The Algona Upper Des Moines from Algona, Iowa on August 4, 1936 · Page 3
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The Algona Upper Des Moines from Algona, Iowa · Page 3

Algona, Iowa
Issue Date:
Tuesday, August 4, 1936
Page 3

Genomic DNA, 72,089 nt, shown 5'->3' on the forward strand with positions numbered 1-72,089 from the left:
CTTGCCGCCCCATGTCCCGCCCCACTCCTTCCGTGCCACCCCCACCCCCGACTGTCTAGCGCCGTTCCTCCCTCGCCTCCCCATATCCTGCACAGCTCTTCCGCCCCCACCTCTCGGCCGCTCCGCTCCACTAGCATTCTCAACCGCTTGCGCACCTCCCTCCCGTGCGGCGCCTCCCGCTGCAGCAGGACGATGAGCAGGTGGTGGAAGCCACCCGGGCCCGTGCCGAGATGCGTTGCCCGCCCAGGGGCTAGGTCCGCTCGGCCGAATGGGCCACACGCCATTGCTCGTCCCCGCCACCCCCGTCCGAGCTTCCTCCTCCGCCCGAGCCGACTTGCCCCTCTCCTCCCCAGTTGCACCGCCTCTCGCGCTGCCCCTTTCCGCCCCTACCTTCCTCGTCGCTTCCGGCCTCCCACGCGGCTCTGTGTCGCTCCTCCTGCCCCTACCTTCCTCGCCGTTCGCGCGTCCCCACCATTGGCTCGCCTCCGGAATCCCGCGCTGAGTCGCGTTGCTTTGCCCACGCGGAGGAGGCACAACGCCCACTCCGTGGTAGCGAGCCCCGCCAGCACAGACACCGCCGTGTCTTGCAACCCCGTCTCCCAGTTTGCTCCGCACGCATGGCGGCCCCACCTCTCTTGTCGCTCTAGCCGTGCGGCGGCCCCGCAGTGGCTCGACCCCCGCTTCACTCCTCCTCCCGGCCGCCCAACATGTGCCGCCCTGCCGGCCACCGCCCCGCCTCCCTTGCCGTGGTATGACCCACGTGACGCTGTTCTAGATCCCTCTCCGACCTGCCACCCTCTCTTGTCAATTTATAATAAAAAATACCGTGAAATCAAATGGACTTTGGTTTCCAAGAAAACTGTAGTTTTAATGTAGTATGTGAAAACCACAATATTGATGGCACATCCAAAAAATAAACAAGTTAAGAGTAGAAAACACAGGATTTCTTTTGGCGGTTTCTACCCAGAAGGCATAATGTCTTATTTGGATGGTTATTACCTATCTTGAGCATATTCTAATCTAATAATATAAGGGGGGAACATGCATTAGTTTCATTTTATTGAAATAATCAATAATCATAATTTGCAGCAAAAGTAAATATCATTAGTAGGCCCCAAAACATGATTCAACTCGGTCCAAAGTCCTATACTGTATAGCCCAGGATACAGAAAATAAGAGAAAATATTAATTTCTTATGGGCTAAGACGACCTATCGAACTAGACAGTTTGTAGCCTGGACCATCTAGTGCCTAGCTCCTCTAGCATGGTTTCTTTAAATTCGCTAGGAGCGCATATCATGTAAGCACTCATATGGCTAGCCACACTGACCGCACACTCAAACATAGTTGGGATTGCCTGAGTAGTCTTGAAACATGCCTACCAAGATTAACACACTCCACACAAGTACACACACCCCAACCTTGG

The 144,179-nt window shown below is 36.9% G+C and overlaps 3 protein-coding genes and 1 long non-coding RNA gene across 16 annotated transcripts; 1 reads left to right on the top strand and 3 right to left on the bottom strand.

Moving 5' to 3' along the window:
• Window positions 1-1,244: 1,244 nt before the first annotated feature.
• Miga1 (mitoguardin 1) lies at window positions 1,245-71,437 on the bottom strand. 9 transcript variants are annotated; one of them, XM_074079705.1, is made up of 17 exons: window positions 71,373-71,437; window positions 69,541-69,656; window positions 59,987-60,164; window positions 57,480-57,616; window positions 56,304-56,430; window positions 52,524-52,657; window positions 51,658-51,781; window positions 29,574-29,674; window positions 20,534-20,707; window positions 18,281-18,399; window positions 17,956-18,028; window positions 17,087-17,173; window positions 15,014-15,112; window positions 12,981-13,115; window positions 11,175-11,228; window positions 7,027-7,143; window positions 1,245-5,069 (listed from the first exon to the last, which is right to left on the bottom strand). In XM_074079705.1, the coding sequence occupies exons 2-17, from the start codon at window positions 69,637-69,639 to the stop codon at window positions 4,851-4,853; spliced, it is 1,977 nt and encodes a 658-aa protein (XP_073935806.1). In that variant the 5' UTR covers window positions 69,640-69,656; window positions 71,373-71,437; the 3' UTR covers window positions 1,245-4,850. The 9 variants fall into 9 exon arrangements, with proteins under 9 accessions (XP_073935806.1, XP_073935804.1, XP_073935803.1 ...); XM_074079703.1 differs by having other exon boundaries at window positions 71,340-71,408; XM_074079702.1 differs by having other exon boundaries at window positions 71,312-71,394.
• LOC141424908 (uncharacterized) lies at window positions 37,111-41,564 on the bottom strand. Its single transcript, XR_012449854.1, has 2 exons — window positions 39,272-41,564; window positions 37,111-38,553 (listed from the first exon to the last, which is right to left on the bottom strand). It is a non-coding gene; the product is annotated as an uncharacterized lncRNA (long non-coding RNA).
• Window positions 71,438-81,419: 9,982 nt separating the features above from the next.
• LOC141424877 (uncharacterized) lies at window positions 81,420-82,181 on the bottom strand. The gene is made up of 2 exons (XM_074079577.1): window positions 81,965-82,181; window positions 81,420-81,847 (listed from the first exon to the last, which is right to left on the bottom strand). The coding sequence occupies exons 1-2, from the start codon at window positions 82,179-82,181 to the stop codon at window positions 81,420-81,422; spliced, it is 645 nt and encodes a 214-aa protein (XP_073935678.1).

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The Algona Upper Des Moines, Algona, Iowa, August 4,1936 Glenn Sharp, Of Lone Rock, Accident Victim, Buried Thursday At Burt YOUNG MAN HAD GONE TO S. DAK. FORUVESTOCK Widely Known for Various Athletic Teams He Managed Lone Rock: Glenn Sharp, 34, passed away last Tuesday morning at the Baldwin hospital at Redfield, South Dakota, after a two- day Illness, following Injury In an accident. Funeral services were held on Thursday afternoon at the local church, Rev. A. Wood, pastor of the Good Hope community Methodist church, In charge. Burial was made in the Burt cemetery. Glenn, eldest son of Mr. and Mrs. G. A. Sharp, was born August 4, 1903, in Burt township. They moved to Lone Rock in 1910. Mr. Sharp completed the 10 grades of the local school, graduating from the Algona high school In 1931. He operated the first cash and carry store In Algona the year following his graduation. He was married to Dorothy Mae Dempsey of Fenton, June 16, 1926. There are two daughters, Betty Ann, age 8 and Eula Mae, age 6. Besides his widow and children he leaves his parents, Mr. and Mrs. G. A. Sharp of Dayton; two brothers, Russell and Delbert and one sister, Mrs. OUIe Tyler. He aim leaves a host of relatives and friends. Mr. Sharp owned and operated the local pool hall for the past 14 years, He also assisted his par• ents in their general store. He owned "Chip's All Stars in. 1936, also the Sioux City Ghosts, and Ask for Your ROLLINS HOSIERY • CLUB MBCMBIERSHIP CARD No longer is there any hoodoo in number 13. Join our Rollins Hosiery Club and keep count of each pair of Rollins you buy. The 13th pair is free. Every pair of Rollins will bring you a new sensation of style and beauty in fine silk stockings. Kresensky's the New York Globe Trotters, a colored team, in 1931. He owned and operated a dance hall at Fenton. Out of town relatives attending the funeral were Mrs. Dora Armstrong and daughter, Mrs. Merle Nielsen of Spencer; Mr. and Mrs. Gus Fischer and daughter, Francis and son, Howard, of Dea Moines; Mrs. Charles Fischer and son, Clayton and wife of Swea City; Edward Fischer, Armstrong; Mr. and Mrs. Ralph Prlebe, Mrs. Clarence Prlebe and Mrs. Robert Eichenberger of Bancroft; Mr. and Mrs. Myron Alderson and son, Arnold of Ruthven; Mrs. Charles Earnhardt and daughter, Mrs. Fredericks of Emmetaburg; Mrs. Will Huskamp of Fenton. Friends from a distance were Mr. and Mrs. Jim Marlow and son, Marlin and wife of Redfield, South Dakota, on whose farm the accident occurred. Pall bearers were Eugene Pearson of Algona, Arthur Priebe, Fred Flaig, Alex Radlg, Charles Bierle and Melvln Hawks. Mrs. Sharp was accompanied to South Dakota by her grandparents, Mr. and Mrs. John Arbogast of Fenton, who visited at Elrod. On the return trip, she had her daughters, grandparents and O. A. Sharp. L. M. Merritt of Algona drove to Sioux Falls after the body. Mr. Sharp was conscious to within an hour of his death. Good Farms Sell for $85 to $90 Per Acre Swea City Herald: Good farms in the vicinity of Swea City are worth $85 to $90 an acre if a catalog Issued by the Travelers Insurance company Is a guide. Listed as being under the supervision of Arthur E. Mallory of Clear Lake are the following examples: 200 acres Improved in Seneca known as the Simpson farm, $10,000, poor buildings. 639 acres in Seneca known as the Morse farm. $54,300. 160 acres three miles northeast of Swea City known as the Johnson farm, $13,600. Mrs. Hodgin, Sexton, Has Appendectomy Sexton: Mrs. Evert Hodgin underwent an appendicitis operation Thursday night at 6 o'clock at the Kossuth hospital in Algona. Mrs. Hodgin is the former Pearl Steven and she, with Mr. Hodgin, have been spending the summer with her parents, Mr. and Mm. Harvey Steven. Mr. and Mrs. Steven spent Friday with Mrs. Hodgin at the hospital. Mrs. Ed Fitch and daughter, Esther, spent Thursday visiting in Algona. Mr. and Mrs. A. L. Greenfield took dinner Wednesday with Mrs. A. D. Richards In Algona. Richard Comp, Wlntorset, Is •pending the summer at the home of his uncle and aunt, Mr. and Mrs. Harvey Steven. Mrs. Sarah Wise, Mrs. Laura Francis, Mrs. Dale Thompson and Mrs. August Klrschbaum spent Friday at LuVerne at the Alfred Ophelm home. Mrs. L. E. Weaver, San Diego, California, Is spending several weeks with her alster, Mrs. James Brophy and with relatives in Algona. Her mother, Mrs. Mary Neuman is also at the Brophy home. RFFES WEDNESDAY LAST WEEK, FOR BANCROFHVOMAN Mrs. Peter Serena Had Been Resident for Forty- Five Years Bancroft: Mrs. Peter Berens, resident of Bancroft for 45 years, passed away at her home Monday. She had been ill for three months with cancer. Funeral services were held at St. John's Catholic church Wednesday morning at nine o'clock with Rev. Joseph Scholtes officiating. Frances Mary Grandjennett was born at Ashbent, Luxemburg, July 14, 1862. When she was 13 years old she moved to the United States with her parents. They lived In Dubuque for four years and then moved to Luxemburg, Dubuque county, Iowa. Che married Peter Berens at Luxemburg, February 13, 1888. They lived at Granville and Alton, Iowa, and In 1891 they moved to a farm 8 miles east of Bancroft After three years they moved to a farm three miles northwest of Bancroft and lived there until they retired in 1917, when they moved to town. The deceased is survived by eight children: A. J. Berens, Regina and Frances Berens, Mrs. F. J. Welp and Mrs. J. H. Menke, Bancroft; Mrs. Don Blair and Mrs. Lee Brown, Omaha; and Mrs. Philip McBurney, Joplln, Mo. Pall bearers at the funeral were Henry Deltering, A. H. Foth, A. H. Deltering, Joe Baltz, W. A. Murray and Nick Schiltz. "Black Feather" by Harold Tltam—Story of the Old ¥ur Trade. A Complete Novel—at KM best seller, Fully Dlustrat- ed and Published In Color Tabloid Form, With Nnxt Sunday's Chicago Herald and Examiner. Be brief about it! IT'S BEING DONE THIS SEASON First choice with the younger set. The smoothest pair of "mere nothings" you ever wore. Made of Rollins Luster-Bar Ohardonize. Brassiere 49c Pantie 49c KRESENSKY'S Pride Demands A Smart Appearance Two Accidents In Short Time Hurt H. Krueger, Fenton Fenton: Harold Krueger met with two painful accidents last week, one resulting in a broken left wrist, white assisting with threshing at the Wm. O'Donnell farm near Lone Rock. The other accident occurred when a tire blew out on his car and he lost control and landed In a ditch after rolling over twice. He was accompanied by Henry Edgar Stedman of Olldden who has been visiting in Fenton this summer. Neither was hurt beyond scratches and bruises. Boy, 12, Injured Robert Gill, 12 year old son of Mr. and Mrs. Henry Gill, received a large gash In his arm last week Monday when he fell from his pony into a wire fence. It took five clamps to close the wound which was put on by Dr. Bahnson. TRUCK BACKFIRES, SPARKS START FIRE, BURNS 2 STACKS, IRV1NGTON Margaret Becker, Chicago, is spending h'er vacation with her mother, Mrs. Peter Becker. Betty Sheridan and Margaret and Mary Elaine Devlne took Sister Mary Cletus to Fort Dodge Friday afternoon. Clara Nemmcra returned home from Chicago Friday where she visited at the home of her brother, Dr. Edward Nemmers. Gerald Smith, Charter Oak, spent Wednesday with his friend, Frank Baker. He formerly operated the Dreamland Theatre here. Margery Welp, daughter of Mr. and Mrs. J. H. Welp, Humboldt, cpent last week at the home of her grandparents, Mr. and Mrs. M. A. Saunders. Mr. and Mrs. L. J. Mouse! drove to Lake Okoboji Friday to spend the week end with the Ambrose Kennedy family at their cottage, Arnold's Park. Mr. and Mrs. Phil Sheridan and son, Thomas, spent Wednesday and Thursday at the H. J. DelUrlng and J. H. Sheridan homes. Patricia Sheridan accompanied them to Ames Thursday evening for a visit. The following ladies spent last Tuesday at Lake Okoboji with Mrs. Ambrose Kennedy at the Kennedy cottage in Arnold's Park: Mrs. Hugh Lattlmer, Mrs. Enos Kohnke, Mrs. Joe Fox, Mrs. Arthur Murray, Mrs. A. H. Deiterlng, Mrs. C. M. Baker and Clara Nemmers PHONE BS1 Send Your Clothes Regularly to Be Dry Cleaned i Modern Dry Cleaners )cm*wy n| y t11 '*^^ Portland Twp. Folks Active on Week End Portland: Mrs. Will Rlngsdorf, Mr. and Mrs. Donald Rlngsdorf and baby took the former's mother, Mrs. Jennie Davidson, Mrs. Tim Pather and daughter, Helen, to Nashua, Thursday where they will visit Mrs. W. B. Shipler a few days. Mrs. Davidson will then return to her home at Osceola and the Path- era at Sidonla, Kansas. Arch Klocke, Burt, spent Thursday night with Avery Fitch. Stanley Black, Burt, helped C. U. Fairbanks with threshing last week. Mrs. W. H. Boaworth helped Mrs. Del Fitch cook for threshers Thursday. / Virginia Trenary was a Thursday night supper guest at the Stanley Keith home. Lucille Watson is helping her mother, Mrs. Carl Watson, with threshers this week. Mrs. Belle Reynolds spent the week end with her granddaughter, Mrs. Kenneth Austin. Mrs. Stanley Keith, Loema and Bobby, visited at the Martin Becker home Thursday afternoon. Mrs. G. O. McFarland, Blanche, Ruth and Darrell called on Mrs. Gurnie Hood Friday afternoon. Mr. and Mrs. Ellis McWhorter, Algona, were Thursday dinner guests .at the R. S. McWhorter home. Mr. and Mrs. Bert McCorkle and son, Donald, were supper guests on Wednesday evening at the Ray McWhorter home. Mrs. Will Ringsdorf, Mrs. Davidson and Mrs. Tim Pather visited Wednesday with Mrs. Tressie Ringsdorf, Burt. Mr. and Mrs. Tony Jandl, Lavina and Bobby visited the former's nephew, Merritt Sazerence, at West Bend a week ago Sunday. Mr. and Mrs. W. E. Stahl, Mrs. W. B. Pratt, Burt and Mrs. W. S. Stahl, St. Paul, visited a week ago Saturday at the Will Crover home. V. A. Smith left Monday for Milwaukee, after a visit with the Will G rovers. He will stop at Hampton to his parents, Mr. and Mrs. S. D. Smith. Alvin Rassmunseo's parents, Mr. and Mrs. William Diebler, their daughter, Lois, Kanawba, and Mr. and Mrs. Gilbert Skerry, Corwith, visited the Raasmutuen's last Sunday. Mr. and Mrs. Robert Cleary, their daughters, Mrs. Geneva Richardson and son, Clarkeston, Washington; Mrs. Emiilie Platt, EsthsrvlUs, and Mrs. Floyd Duncan and son, Burt, were Wednesday dinner guests at the Tuomas Trenary home. The •ame group were supper guests of the Hem-y Smiths. To Build Oil Station Ben Klatt severed his connections with the Fenton Home Oil company recently and is planning to build a station on the corner of the Delbert Long radio shop. He intends to sell Daimond gasoline and oils. Mrs. John Kramer entertained the Legion Auxiliary Friday afternoon. '• ' Frank Bailey spent Friday in Armstrong .with his daughter, Mrs. A. T. Whitlow and family. Selma Meyer went to Homestead Friday evening for an indefinite visit with her sister, Mrs. R. C. Rehmer and family. Mr. and Mrs. Leonard Beck and son. Lee of Red Oak, visited at the Howard Reeder home last week Thursday and Friday. Mr. and Mrs. Floyd Torgeson of Bode are parents of a 6 Mi pound son born Sunday, July 26. Mrs. Torgeson is the former Lucille Zumach of Fenton. Mr. and Mrs. W. V. Yager, Rosemary and Billy Flnnestad and Mrs. C. F. Wegner and Marlin and Lorraine attended the circus In Spencer last week Tuesday. Mrs. J. F. Newel entertained the Dorcas sewing circle last week on Tuesday afternoon. Frances and Donna Jean Bailey, Mrs. J. T. Snyder and Mrs. F. P. Newel were guests. John Bahnson of Inwood came last week Monday for a visit with his brother, Dr. B. K. Bahnson. While here he will take treatments for sciatic rheumatism from Dr. Bahnson. Mrs. May Volgt and Mr. and Mrs. Klenz and son of Welcome, Minn., visited with Mrs. Volgt's parents, Mr. and Mrs. Henry Boevers last week. Mrs. Klenz is Mrs. Voigt's daughter. E. C. Welsbrod was taken to the Fort Dodge Lutheran hospital last week Monday suffering from a severe case of rectal trouble. On Thursday he submitted to an operation. At this writing he is getting along nicely. His wife is with him at the hospital. Mrs. Henry Dresch, Coleman, South Dakota, and John Brnn- nigan, also of Coleman, will spend the week end with relatives here. Mrs. Dresch will visit her mother and sister, Mrs. Mary Neuman and Mrs. James Brophy and Mr. Bran- nlgan will visit his mother at the home of her sister, Mrs. Essie McMahon. Dr. and Mrs. C. C. Kitchen and sons, Jerry and Clyde of Wllmar. Minn., came Tuesday for a visit with Mrs. Kitchen's parents, Mr. and Mrs. H. C. Lindsey and at the Dick Humsteds near Lone Rock. Dr. Kitchen returned home Wednesday leaving Mrs. Kitchen and sons for a longer visit. Sunday she left for Carroll for a visit with Dr. Kitchen's parents. John Altaian, and Thresh. ing Crew Stop Blaze Near Buildings Irvington: John Altman had the misfortune to have two large straw stacks burned Saturday. A truck back-fired throwing sparks into the dry staw which quickly ignited. A crew of threshers worked hard to keep the fire from destroying a nearby oat field and corncrib. Late that night another fire sprung up near there and burned n large pile of cobs, where they had shelled corn that afternoon. Bob Sankey from Bancroft spent Sunday at the home of his son Roy, here. U. B. Frankl shipped two car loads of fat steers to Chicago on Saturday. Mike Leners is driving a new Plymouth car, recently purchased at Algona. Mrs. Mary Dole and daughters visited at the Frank Skllling home in Algona Thursday. Geo. Schumacher is now employ- WEST BEND NEWS ed by Dick' Paul's graveling crew at work near Bancroft. Mrs. Kate Chilton has been laid up the past few days with a sprained knee, which she injured when stepping from a car. Mrs. Elmer Dole and children accompanied by Mr. and Mrs. Joe Yanke of Mason City, visited at Bancroft Sunday afternoon. The Irvington dance club will begin another series of dances this Friday, August 7. All the members and their friends are Invited. Clayton Miller stopped here Saturday. He is a brother of Earl Miller and was employed by Mr. Arvig near here about 18 years ago. Mr. and Mrs. Jess Bedell have been here the past week, while threshing has been done on their farm rented by O. L. Miller. They are staying at the home of Mrs Reaper while here. Herman Becker of St. Joe has rented the Bedell farm for next year. Mr. and Mrs. P. J. Daake an<3 son, Bobby of Waverly, visited this week at the H. Lonning home. Mrs Daake and Mrs. Lonning are sisters and their mother, Mrs. Wilson makes her home with them, stay- Ing here through the summer anc at the Daake's in the winter. Th«Man About Town Says Jerry Schutter and others were visitors at Spirit Lake, Thursday. The Home Study class met with Mrs. Wash Harris Thursday afternoon. Mr. and Mrs. Myron Boos were Port Dodge visitors Friday after-1 noon. Mrs. M. T. Munuon is still confined to her bed with sciatic rheumatism. Mrs. Dan Deviney of Rodman was calling on friends in town, on Tuesday. Mr. and Mrs. James Olson returned Tuesday from a few days spent at Lake Okoboji. Miss Gezina Schutter is spending a couple of weeks visiting at the home of her grandmother at [Dakota. Mrs. C. K. McNary and sons left tor Cuba, 111., Thursday morning, for an extended visit with her par- en U. Mr. and Mrs. E. H. Klisart of lowu Fulls, came Saturday evening (or u week end visit at the home of Mr. and Mrs. V. H. Reid. Rev. and Mrs. H. J. Needing and family drove to Cedar Falls, Wednesday, where they attended the Bible conference held there this past week. Mrs. E. T. Stiles and daughter, Helen, spent Tuesday at the Paul Godden home in Emmetaburg. Helen remained for a longer visit at the Godden home. Morris Watson of Sioux City spent last Sunday with his mother, Mrs. Sue Watson. He has his old job back, working on the Sioux City Journal staff. Sister Lucidia of LaCroase, Wis., is visiting in the home of her mother, Mrs. John Moutag for a couple of weeks. She will teach in Dubuque the coming year. Sister Amelia of LaCrosse, Wis., came Tuesday evening from Pipestone, Minn., where she visited her brother, Martin Deuuioger for a few days. She is visiting at the home of her father, John Denninger. Misa Yvonne Johnston left last Sunday for Peoria, 111., to visit her mother and sister, Mrs. Bertha Johnston and Jean, who are employed there. Miss Mae Sloan is the relief operator in her absence from UM telephone office. Out of the council meeting on Thursday night comes a story. The ordinance anent the parking of cars on State street had been passed with a 16-foot limit placed on the vehicle. Councilman Overmeyer was informed that his car exceeded the limit by three inches. The ordinance was altered to comply with truck regulation only. • « * The "Sporting News", an official baseball newspaper printed in St. Louis, was on sale In Algona Thursday morning. Inside its pagts were the picture, the names of the players and the title of Iowa state champions, the Forest City Collegians. Three other state champions were represented likewise. Of the Iowa team one can say that the news in this paper Is faster than wire photo because the title was not won until about eleven o'clock Wednesday night a scant ten hours before the paper was on sale up here. Bert Orlnnell caught » good slseJ fish at the dam stream north of town. It was placed on a stringer and put ba':k in the water secured to the banlt. Later when he went to gather his catch for the homeward trip he found nothing. All had disappeared. Two days afterwards some boys casting at the place snagged the stringer with the flsh still Intact. • • • Why peck over the fence of ri colony, when one can enjoy those same sights by looking into the air. There Is a flat roof on which some of Algona's bathing beauties partake of their sun baths. The only draw back to comfort is that some of the fair girls have lingered !n the ultra-violet a little too long. Friday was a day for torture, the girls could not sit down. The roof, oh yes, it is in the high school neighborhood. • • * Nlghtwutchnuui Valentine Is wondering why the price of milk went up two cents. He is sure Mads or the boys at the creamery have not received a parking violation ticket but from now on they must get within the red lines. • • • A grocery clerk fell in the dol drums of routine. The boss sent him on an errand. The clerk let Icose his pent up pep and like an Olympiad took flight by a shortcut to his destination. In his hurry he ran into a clothesline and went sprawling all over Mrs. Setchell's flower bed. There he lay out cold, none aware of his fate. Later when he appeared at the store he was certain hours had passed, but in truth only a few minutes. The blackened eye is about normal at this time. • * • -Mrs. Itulph Miedke of the Algona hotel has a brother, Wurren Giles, president of the Rochester baseball club in the International league. Last week daily papers carried the story of his promotion to the presidency of the league, one step below the office of the National and American leagues, the biggest on earth. • • • Bed Corrick, catcher of the local baseball team, who was out of the lineup several days, saw coaching duty at first base. When the team played at Storm Lake in the afternoon Red spent bis time as usual coaching. When the eighth inning rolled around the base umpire walked over to where Red was standing and picked up a quarter and spoke with a smile, "We umpires are not blind, are we?" • • • "Under Northern Stars" Is the title of a much read book at the library. After the word, "The End" various readers have written their opinion of the book. The flrst thought It a very, very good book with the author knowing his stuff. The second said It was not so hot and the first didn't know much about the tale. The third writer and critic supplied th< words, "It Is a good book" anc gave reasons for thinking so. Al In all library boks are not to be mutilated by writing. A letter published last week from Mrs. A. A. Bishop, criticizing an article about railroads In thli column was greatly appreciated but Mrs. Bishop has formed wrong opinion of Its purpose am Intent. She wrote that the M. A. T said he had not ridden on a train for twelve years. The real thini stated that Karl Vincent had no been on a train In that time. thing odd to most folks whic started a small craze of recallln their last ride. She then told o a recent trip, interesting and new sy, but finished, "People are He Ing trains whether the M. A. 1 can find them or not" This quotation carrying deeply the purpose of Its meaning recalls other incidents. Last spring a school class of primary kids were treated to a ride to Burt on the morning passenger, a rare novelty for them. Going back a few years there were nix passenger trains daily, except Sunday, on the Northwestern through Algona. Today one coach each way makes the trip with a pnrt of that used for passengers. Now then where do the people ride. Yes, "people ride the trains, and again they don't." End of the Season SPECIALS 50c SWIM TRUNKS-SWIM SUITS Men's and Boys, $1-1.50 Values 100% All Wool OVERALLS, 50 Pair Men's r» Q Blue Denim Bib, Standard Make J t/C OVERALLS, Boys Bib or Waist J ft ^ Blue Denim, One Day Only ft t/C ANKLETS, Boys Rayon Patterns DRESS SOX, Men's Fancy Rayon, 2 pr. 25c WORK PANTS, Men's Gray Covert, Sizes 32 to 42 WORK SHIRTS, Men's or Boys Big Yank WORK SHOES, Wolverine Horse Hide SPORT BELTS Men's and Boys m 49c 128 29c ROCKFORD SOX, pr. 8c Read The Want Ads—It Pays STRAW HELMETS 5c QoylcKonl TwRwuI PLANKS For Sale (By Kossuth County) Sat., at 2 P. M. Kuiu Bridge and Altwegg Bridge Plum Creek Twp. a Coolerator now for the hot months ahead —for the yean of whiten and utmmen ahead. There never uiai a better time — a better investment — or a better gift. Every month of the year Coolerator gives fresher food* at half the cost 1 Enjoy plenty of ice cubes in three to five minutes—hard frozen, crystal clear, taste-free. Remember, the Coolerator patented air-conditioning chamber not only chills the air, but washes it clean tad pure and keeps it in rapid circulation throughout the food compartment. Another important feature — Coolerator maintainsjustthe proper amount of moisture to keep foods from drying out rapidly—you do oot have to cover dishes. Make quick frozen desserts la lesj than an hour with Coolerator Icy-Chef. OMLV COOLEBATO* OIVCS YOU ALL SIX Conditioning X Cfmxtamt R*mot*ti «/ Exnjj FeoJ Oiion I. Co/4 WW«4 timmtd- WOt Cirf*Lit*it Air 4. fit* Mamtt 1ft Cuta t. Pnu» Dtutrli m 45 Maul; Wtib Cooler*- Phone for a 70 Day Free Trial Algona Ice Cream & Candy Factory PHONE 270